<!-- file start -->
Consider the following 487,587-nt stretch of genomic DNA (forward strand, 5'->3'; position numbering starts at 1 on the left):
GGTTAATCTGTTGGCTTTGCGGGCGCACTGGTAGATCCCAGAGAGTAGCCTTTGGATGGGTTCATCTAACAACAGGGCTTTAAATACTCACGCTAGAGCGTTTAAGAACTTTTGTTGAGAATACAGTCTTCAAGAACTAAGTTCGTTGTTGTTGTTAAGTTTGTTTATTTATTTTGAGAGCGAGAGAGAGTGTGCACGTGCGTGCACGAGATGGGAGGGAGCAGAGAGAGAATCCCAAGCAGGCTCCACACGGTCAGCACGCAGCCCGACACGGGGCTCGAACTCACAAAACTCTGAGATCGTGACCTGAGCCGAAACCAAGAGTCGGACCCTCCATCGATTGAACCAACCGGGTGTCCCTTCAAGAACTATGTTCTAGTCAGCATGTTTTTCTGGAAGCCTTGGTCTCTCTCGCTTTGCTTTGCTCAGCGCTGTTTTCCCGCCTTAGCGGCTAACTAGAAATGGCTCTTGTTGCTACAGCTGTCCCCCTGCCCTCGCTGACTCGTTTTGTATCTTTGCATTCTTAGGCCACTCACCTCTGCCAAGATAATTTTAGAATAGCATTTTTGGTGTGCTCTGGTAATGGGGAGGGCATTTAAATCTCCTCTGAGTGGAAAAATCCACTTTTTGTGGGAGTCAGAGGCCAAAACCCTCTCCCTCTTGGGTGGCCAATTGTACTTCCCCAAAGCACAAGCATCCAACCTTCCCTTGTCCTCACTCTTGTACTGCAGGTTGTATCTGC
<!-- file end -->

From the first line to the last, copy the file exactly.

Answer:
Consider the following 487,587-nt stretch of genomic DNA (forward strand, 5'->3'; position numbering starts at 1 on the left):
GGTTAATCTGTTGGCTTTGCGGGCGCACTGGTAGATCCCAGAGAGTAGCCTTTGGATGGGTTCATCTAACAACAGGGCTTTAAATACTCACGCTAGAGCGTTTAAGAACTTTTGTTGAGAATACAGTCTTCAAGAACTAAGTTCGTTGTTGTTGTTAAGTTTGTTTATTTATTTTGAGAGCGAGAGAGAGTGTGCACGTGCGTGCACGAGATGGGAGGGAGCAGAGAGAGAATCCCAAGCAGGCTCCACACGGTCAGCACGCAGCCCGACACGGGGCTCGAACTCACAAAACTCTGAGATCGTGACCTGAGCCGAAACCAAGAGTCGGACCCTCCATCGATTGAACCAACCGGGTGTCCCTTCAAGAACTATGTTCTAGTCAGCATGTTTTTCTGGAAGCCTTGGTCTCTCTCGCTTTGCTTTGCTCAGCGCTGTTTTCCCGCCTTAGCGGCTAACTAGAAATGGCTCTTGTTGCTACAGCTGTCCCCCTGCCCTCGCTGACTCGTTTTGTATCTTTGCATTCTTAGGCCACTCACCTCTGCCAAGATAATTTTAGAATAGCATTTTTGGTGTGCTCTGGTAATGGGGAGGGCATTTAAATCTCCTCTGAGTGGAAAAATCCACTTTTTGTGGGAGTCAGAGGCCAAAACCCTCTCCCTCTTGGGTGGCCAATTGTACTTCCCCAAAGCACAAGCATCCAACCTTCCCTTGTCCTCACTCTTGTACTGCAGGTTGTATCTGC